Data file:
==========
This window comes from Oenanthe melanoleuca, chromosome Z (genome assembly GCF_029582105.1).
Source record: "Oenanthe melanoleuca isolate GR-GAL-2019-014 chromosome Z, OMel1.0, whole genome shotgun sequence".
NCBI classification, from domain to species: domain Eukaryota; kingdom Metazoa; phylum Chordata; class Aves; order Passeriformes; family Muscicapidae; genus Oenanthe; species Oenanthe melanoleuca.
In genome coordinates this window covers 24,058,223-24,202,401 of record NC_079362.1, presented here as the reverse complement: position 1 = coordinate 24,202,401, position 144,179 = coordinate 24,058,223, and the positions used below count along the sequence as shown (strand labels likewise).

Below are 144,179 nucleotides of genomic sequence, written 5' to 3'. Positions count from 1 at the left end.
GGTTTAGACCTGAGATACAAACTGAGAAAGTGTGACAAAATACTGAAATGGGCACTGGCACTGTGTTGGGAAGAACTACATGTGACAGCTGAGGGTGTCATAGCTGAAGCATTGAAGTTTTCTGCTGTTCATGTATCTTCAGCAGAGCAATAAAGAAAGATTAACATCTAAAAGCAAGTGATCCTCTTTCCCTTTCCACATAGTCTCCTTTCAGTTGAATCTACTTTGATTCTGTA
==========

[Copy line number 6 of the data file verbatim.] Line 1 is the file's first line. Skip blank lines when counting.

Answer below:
GGTTTAGACCTGAGATACAAACTGAGAAAGTGTGACAAAATACTGAAATGGGCACTGGCACTGTGTTGGGAAGAACTACATGTGACAGCTGAGGGTGTCATAGCTGAAGCATTGAAGTTTTCTGCTGTTCATGTATCTTCAGCAGAGCAATAAAGAAAGATTAACATCTAAAAGCAAGTGATCCTCTTTCCCTTTCCACATAGTCTCCTTTCAGTTGAATCTACTTTGATTCTGTA